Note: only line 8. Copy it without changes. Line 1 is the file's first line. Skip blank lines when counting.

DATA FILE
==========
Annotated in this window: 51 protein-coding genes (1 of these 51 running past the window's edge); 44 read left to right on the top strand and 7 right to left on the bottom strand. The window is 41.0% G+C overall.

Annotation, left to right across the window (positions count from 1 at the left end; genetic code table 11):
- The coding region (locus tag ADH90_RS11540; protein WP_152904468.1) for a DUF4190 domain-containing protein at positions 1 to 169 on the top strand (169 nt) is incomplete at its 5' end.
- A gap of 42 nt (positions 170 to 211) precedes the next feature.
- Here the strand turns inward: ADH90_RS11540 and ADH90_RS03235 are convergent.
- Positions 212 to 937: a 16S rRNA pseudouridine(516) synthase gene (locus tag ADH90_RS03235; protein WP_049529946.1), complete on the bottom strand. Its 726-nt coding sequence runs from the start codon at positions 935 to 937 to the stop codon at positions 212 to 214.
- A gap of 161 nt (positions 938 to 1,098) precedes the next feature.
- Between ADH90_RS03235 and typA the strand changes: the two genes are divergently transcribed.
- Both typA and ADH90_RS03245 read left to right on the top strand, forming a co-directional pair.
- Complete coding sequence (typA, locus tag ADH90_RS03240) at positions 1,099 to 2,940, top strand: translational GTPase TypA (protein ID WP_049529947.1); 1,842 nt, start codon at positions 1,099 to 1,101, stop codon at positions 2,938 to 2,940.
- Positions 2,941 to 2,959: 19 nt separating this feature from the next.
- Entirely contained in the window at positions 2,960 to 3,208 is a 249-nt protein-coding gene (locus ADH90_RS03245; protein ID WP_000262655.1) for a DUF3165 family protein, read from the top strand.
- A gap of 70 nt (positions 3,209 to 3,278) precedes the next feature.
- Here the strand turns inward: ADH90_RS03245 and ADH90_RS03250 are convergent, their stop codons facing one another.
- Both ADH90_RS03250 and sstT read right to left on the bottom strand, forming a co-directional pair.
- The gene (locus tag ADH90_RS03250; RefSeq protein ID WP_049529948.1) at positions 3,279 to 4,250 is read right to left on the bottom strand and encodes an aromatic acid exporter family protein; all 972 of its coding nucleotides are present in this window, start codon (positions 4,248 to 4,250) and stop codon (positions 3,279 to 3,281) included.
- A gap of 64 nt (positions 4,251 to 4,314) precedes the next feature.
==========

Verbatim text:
- Between ADH90_RS03235 and typA the strand changes: the two genes are divergently transcribed.